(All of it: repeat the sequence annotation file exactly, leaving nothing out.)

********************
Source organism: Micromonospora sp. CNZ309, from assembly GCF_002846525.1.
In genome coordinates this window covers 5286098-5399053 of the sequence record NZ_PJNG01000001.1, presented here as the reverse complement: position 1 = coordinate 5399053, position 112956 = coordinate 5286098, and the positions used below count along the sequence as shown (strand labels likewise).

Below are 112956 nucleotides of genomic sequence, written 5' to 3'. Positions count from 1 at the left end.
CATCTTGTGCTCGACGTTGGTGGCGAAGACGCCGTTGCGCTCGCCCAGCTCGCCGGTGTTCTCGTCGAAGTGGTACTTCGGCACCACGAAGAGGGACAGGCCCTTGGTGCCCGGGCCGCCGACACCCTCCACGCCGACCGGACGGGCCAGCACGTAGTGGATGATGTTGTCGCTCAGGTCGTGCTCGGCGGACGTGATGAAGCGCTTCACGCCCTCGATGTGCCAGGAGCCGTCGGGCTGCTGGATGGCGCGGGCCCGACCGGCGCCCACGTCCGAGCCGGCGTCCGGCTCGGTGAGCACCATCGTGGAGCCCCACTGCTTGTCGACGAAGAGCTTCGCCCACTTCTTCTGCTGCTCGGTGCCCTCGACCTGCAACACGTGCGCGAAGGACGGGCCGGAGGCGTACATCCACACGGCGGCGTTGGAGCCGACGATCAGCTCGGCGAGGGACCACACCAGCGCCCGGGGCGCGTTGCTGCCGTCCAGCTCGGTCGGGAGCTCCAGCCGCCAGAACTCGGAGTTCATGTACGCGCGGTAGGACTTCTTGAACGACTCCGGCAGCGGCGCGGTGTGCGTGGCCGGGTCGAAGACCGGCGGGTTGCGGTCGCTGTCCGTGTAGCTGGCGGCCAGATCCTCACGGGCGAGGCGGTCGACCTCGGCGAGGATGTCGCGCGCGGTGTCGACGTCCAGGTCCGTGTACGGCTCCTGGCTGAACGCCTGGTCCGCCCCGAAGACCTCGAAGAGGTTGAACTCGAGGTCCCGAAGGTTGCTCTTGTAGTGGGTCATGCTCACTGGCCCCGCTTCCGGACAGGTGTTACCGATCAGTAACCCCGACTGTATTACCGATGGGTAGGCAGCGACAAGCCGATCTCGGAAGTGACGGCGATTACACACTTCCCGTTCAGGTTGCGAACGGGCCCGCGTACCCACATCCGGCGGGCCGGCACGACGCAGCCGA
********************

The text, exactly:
Source organism: Micromonospora sp. CNZ309, from assembly GCF_002846525.1.
In genome coordinates this window covers 5286098-5399053 of the sequence record NZ_PJNG01000001.1, presented here as the reverse complement: position 1 = coordinate 5399053, position 112956 = coordinate 5286098, and the positions used below count along the sequence as shown (strand labels likewise).

Below are 112956 nucleotides of genomic sequence, written 5' to 3'. Positions count from 1 at the left end.
CATCTTGTGCTCGACGTTGGTGGCGAAGACGCCGTTGCGCTCGCCCAGCTCGCCGGTGTTCTCGTCGAAGTGGTACTTCGGCACCACGAAGAGGGACAGGCCCTTGGTGCCCGGGCCGCCGACACCCTCCACGCCGACCGGACGGGCCAGCACGTAGTGGATGATGTTGTCGCTCAGGTCGTGCTCGGCGGACGTGATGAAGCGCTTCACGCCCTCGATGTGCCAGGAGCCGTCGGGCTGCTGGATGGCGCGGGCCCGACCGGCGCCCACGTCCGAGCCGGCGTCCGGCTCGGTGAGCACCATCGTGGAGCCCCACTGCTTGTCGACGAAGAGCTTCGCCCACTTCTTCTGCTGCTCGGTGCCCTCGACCTGCAACACGTGCGCGAAGGACGGGCCGGAGGCGTACATCCACACGGCGGCGTTGGAGCCGACGATCAGCTCGGCGAGGGACCACACCAGCGCCCGGGGCGCGTTGCTGCCGTCCAGCTCGGTCGGGAGCTCCAGCCGCCAGAACTCGGAGTTCATGTACGCGCGGTAGGACTTCTTGAACGACTCCGGCAGCGGCGCGGTGTGCGTGGCCGGGTCGAAGACCGGCGGGTTGCGGTCGCTGTCCGTGTAGCTGGCGGCCAGATCCTCACGGGCGAGGCGGTCGACCTCGGCGAGGATGTCGCGCGCGGTGTCGACGTCCAGGTCCGTGTACGGCTCCTGGCTGAACGCCTGGTCCGCCCCGAAGACCTCGAAGAGGTTGAACTCGAGGTCCCGAAGGTTGCTCTTGTAGTGGGTCATGCTCACTGGCCCCGCTTCCGGACAGGTGTTACCGATCAGTAACCCCGACTGTATTACCGATGGGTAGGCAGCGACAAGCCGATCTCGGAAGTGACGGCGATTACACACTTCCCGTTCAGGTTGCGAACGGGCCCGCGTACCCACATCCGGCGGGCCGGCACGACGCAGCCGA